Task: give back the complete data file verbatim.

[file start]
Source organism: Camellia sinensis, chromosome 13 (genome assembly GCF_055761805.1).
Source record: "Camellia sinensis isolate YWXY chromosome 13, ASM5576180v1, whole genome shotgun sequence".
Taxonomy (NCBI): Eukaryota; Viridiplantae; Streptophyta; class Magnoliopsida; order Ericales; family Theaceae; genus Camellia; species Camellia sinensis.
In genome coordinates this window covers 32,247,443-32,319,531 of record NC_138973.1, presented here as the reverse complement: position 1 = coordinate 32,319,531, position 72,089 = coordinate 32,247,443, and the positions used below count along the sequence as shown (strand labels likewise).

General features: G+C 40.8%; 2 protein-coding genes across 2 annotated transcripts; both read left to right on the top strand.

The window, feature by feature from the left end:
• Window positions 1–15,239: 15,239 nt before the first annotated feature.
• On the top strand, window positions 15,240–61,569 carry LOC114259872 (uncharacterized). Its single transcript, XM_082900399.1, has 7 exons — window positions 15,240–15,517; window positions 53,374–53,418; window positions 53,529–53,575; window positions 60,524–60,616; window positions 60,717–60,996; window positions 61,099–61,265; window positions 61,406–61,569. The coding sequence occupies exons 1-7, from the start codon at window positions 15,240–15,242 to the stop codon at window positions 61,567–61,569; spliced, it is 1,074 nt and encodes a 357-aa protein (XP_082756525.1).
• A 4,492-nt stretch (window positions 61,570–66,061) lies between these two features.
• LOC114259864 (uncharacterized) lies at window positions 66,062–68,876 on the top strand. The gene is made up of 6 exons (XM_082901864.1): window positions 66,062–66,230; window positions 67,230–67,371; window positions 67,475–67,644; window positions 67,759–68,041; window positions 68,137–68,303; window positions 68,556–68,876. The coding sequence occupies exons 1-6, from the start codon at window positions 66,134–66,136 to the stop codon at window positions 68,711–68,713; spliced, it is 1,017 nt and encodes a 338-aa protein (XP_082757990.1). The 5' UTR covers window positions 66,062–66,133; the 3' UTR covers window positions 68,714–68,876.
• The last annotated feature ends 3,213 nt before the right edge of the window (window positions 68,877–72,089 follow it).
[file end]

Source organism: Camellia sinensis, chromosome 13 (genome assembly GCF_055761805.1).
Source record: "Camellia sinensis isolate YWXY chromosome 13, ASM5576180v1, whole genome shotgun sequence".
Taxonomy (NCBI): Eukaryota; Viridiplantae; Streptophyta; class Magnoliopsida; order Ericales; family Theaceae; genus Camellia; species Camellia sinensis.
In genome coordinates this window covers 32,247,443-32,319,531 of record NC_138973.1, presented here as the reverse complement: position 1 = coordinate 32,319,531, position 72,089 = coordinate 32,247,443, and the positions used below count along the sequence as shown (strand labels likewise).

General features: G+C 40.8%; 2 protein-coding genes across 2 annotated transcripts; both read left to right on the top strand.

The window, feature by feature from the left end:
• Window positions 1–15,239: 15,239 nt before the first annotated feature.
• On the top strand, window positions 15,240–61,569 carry LOC114259872 (uncharacterized). Its single transcript, XM_082900399.1, has 7 exons — window positions 15,240–15,517; window positions 53,374–53,418; window positions 53,529–53,575; window positions 60,524–60,616; window positions 60,717–60,996; window positions 61,099–61,265; window positions 61,406–61,569. The coding sequence occupies exons 1-7, from the start codon at window positions 15,240–15,242 to the stop codon at window positions 61,567–61,569; spliced, it is 1,074 nt and encodes a 357-aa protein (XP_082756525.1).
• A 4,492-nt stretch (window positions 61,570–66,061) lies between these two features.
• LOC114259864 (uncharacterized) lies at window positions 66,062–68,876 on the top strand. The gene is made up of 6 exons (XM_082901864.1): window positions 66,062–66,230; window positions 67,230–67,371; window positions 67,475–67,644; window positions 67,759–68,041; window positions 68,137–68,303; window positions 68,556–68,876. The coding sequence occupies exons 1-6, from the start codon at window positions 66,134–66,136 to the stop codon at window positions 68,711–68,713; spliced, it is 1,017 nt and encodes a 338-aa protein (XP_082757990.1). The 5' UTR covers window positions 66,062–66,133; the 3' UTR covers window positions 68,714–68,876.
• The last annotated feature ends 3,213 nt before the right edge of the window (window positions 68,877–72,089 follow it).